My current wonderment, quite truthfully, is beyond what words can capture.
All because of a telescope.
The James Webb Space Telescope (JWST), to be precise.
Launched on an Ariane 5 rocket in December of 2021, the JWST arrived at its intended “parking place” (the L2 Lagrange Point) a month later in January of 2022. The L2 Lagrange Point is a segment of space where the combination of gravitational favorability and orbital mechanics make it possible for the JWST to remain in a relatively fixed position with a minimal amount of energy required for course correction.
Just a day ago, after a six-month commissioning phase, the JWST began (if you will permit me to borrow the language of “Star Trek”) “its five-year mission to explore strange new worlds” and many very old ones.
The early glimpses afforded by the JWST of previously unseen cosmic realities are staggering.
Radiant light generated in the ancient past and just now received, providing a sense of what distant galaxies looked like when the universe was much younger.
Mind-boggling distances spanned and eons of history observed as a result of the nexus of astonishing technological advancement and relentless scientific curiosity.
The stuff of science fiction becoming reality and ushering the world into a new era of what can be seen, explored, and known.
Wonderment. Nothing less.
It has me thinking about Creation with an energized gratitude.
Very often, conversations in faith communities about God’s creation of the universe fixate on methodology and technique.
Did creation happen this way or that way? Did God accomplish everything in six literal days or do the six days symbolize eons? What about the dinosaurs? What about Cro-Magnons and cavemen? What about evolution? What about the cosmic processes and history of the universe that a space telescope might help the world to discover?
Such questions are vitally important and demand the attention of anyone wishing to honor science, its methodology, and its necessary search for all that can be scientifically known. The Church, in fact, sacrifices a significant portion of its integrity when it demonizes science. Or fears it. Or avoids it altogether. (Far too much of that in the church’s history.) The reality is that Science and Faith, while endeavoring to answer very different questions, share a common pursuit of what is truthful. It is that common pursuit that inspires me, as a person of faith, to celebrate the JWST with a childlike giddiness.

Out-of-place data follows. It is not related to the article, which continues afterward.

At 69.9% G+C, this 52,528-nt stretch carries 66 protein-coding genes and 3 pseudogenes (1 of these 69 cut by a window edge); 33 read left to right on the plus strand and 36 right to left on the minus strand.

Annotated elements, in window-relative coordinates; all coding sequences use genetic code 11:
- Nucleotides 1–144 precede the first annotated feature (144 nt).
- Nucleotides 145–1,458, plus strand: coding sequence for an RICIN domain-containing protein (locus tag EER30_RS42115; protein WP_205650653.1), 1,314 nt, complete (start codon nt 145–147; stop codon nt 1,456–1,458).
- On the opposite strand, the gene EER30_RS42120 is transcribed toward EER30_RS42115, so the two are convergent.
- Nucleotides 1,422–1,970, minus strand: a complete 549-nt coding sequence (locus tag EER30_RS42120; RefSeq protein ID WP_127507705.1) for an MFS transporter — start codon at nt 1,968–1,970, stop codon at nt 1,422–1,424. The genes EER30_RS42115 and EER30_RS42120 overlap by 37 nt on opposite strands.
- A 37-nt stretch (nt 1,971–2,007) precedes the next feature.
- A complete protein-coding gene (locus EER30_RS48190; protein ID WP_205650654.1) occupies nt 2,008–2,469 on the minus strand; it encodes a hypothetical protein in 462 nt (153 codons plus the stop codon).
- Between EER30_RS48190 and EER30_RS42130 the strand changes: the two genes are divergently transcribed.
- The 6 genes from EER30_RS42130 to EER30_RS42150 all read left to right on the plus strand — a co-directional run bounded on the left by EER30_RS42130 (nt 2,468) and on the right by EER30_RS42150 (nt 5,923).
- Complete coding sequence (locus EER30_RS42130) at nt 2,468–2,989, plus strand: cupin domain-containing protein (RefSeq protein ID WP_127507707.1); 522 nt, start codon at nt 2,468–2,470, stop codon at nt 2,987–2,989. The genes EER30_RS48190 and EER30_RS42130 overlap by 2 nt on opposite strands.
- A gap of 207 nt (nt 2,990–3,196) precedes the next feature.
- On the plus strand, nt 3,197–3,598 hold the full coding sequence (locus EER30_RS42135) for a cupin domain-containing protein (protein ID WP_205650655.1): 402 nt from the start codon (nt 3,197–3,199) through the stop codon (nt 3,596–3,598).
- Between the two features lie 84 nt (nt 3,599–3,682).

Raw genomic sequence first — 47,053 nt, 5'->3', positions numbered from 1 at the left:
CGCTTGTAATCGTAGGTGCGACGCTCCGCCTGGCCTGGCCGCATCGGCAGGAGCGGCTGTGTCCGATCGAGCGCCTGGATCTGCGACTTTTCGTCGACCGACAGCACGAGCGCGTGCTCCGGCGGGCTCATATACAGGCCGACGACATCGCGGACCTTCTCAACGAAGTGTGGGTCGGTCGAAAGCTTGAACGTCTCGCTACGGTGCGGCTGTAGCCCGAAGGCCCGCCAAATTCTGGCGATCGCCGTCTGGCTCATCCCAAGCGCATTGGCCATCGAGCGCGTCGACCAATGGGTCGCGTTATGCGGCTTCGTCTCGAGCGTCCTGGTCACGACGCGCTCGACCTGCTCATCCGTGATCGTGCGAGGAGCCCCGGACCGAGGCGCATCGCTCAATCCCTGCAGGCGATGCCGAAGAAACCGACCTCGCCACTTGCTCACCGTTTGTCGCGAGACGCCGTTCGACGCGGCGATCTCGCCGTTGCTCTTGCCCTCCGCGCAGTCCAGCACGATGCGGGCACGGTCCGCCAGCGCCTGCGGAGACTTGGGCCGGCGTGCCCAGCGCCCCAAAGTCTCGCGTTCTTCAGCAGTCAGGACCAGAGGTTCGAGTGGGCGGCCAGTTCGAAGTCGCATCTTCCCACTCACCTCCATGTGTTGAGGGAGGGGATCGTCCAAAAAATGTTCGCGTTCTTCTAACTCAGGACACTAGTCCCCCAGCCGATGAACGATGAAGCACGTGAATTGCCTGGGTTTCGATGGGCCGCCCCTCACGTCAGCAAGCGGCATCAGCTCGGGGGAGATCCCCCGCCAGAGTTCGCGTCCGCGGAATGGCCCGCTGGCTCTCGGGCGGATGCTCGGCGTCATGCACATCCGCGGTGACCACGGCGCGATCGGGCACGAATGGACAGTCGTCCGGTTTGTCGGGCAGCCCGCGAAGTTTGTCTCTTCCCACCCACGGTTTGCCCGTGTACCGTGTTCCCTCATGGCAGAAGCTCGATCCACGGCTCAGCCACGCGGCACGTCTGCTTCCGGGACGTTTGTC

When I look at the images from the JWST, I am inspired to offer prayers of thanksgiving for the God-given fields of science and technology and for the expanded knowledge they make possible.
After those earnest prayers, though, my scientific curiosity gives way to a different kind of truth—a truth that emerges, not from scientific methodology, but from a deeply-held conviction grounded in mystical revelation:
“In the beginning, GOD created…” (Genesis 1:1).
When persons of faith whisper that truth—the succinct and unembellished truth that “God created”—they remind themselves that the universe is not random; that individual lives are not arbitrary; and that God’s very nature is to bring dynamic creativity into voids and wastelands for the purpose of making them into something hopeful, something vibrant, something rich with life.
To be sure, the voids and wastelands are plentiful, and it does not require a space telescope to find them.
Broken relationships. Addiction. A crippling sense of guilt or shame or regret. Agonizing grief over the loss of loved ones. Financial crisis. Devastating trauma. A cancer diagnosis. A struggle with depression that seems to hold one’s spirit captive.
Indeed, voids and wastelands abound. Perhaps you are currently in one.
If so, then be encouraged. Because there is a creative God nearby, bigger than the universe yet relational enough to take up residence in individual hearts. The God of whom I speak has a long and impressive track record of speaking life into wastelands and shining light into voids.
The presence of this “life” and “light” will probably not mean that all the struggles will immediately disappear, since it usually takes some time for God’s creativity to reach its consummation (as the universe’s long and complicated history makes clear.) But the “light” and “life,” divine and steadfast, may very well generate a fresh breath to breathe in one’s pain, a new hope to illuminate one’s journey, and an encouraging glimpse of redemption that might just remind a soul of why the struggle is worth it.
Remember, in the beginning, God created. And here’s the best part:
God has been creating ever since.
A telescope is currently revealing a magnificent part of that Creation.
So is your life.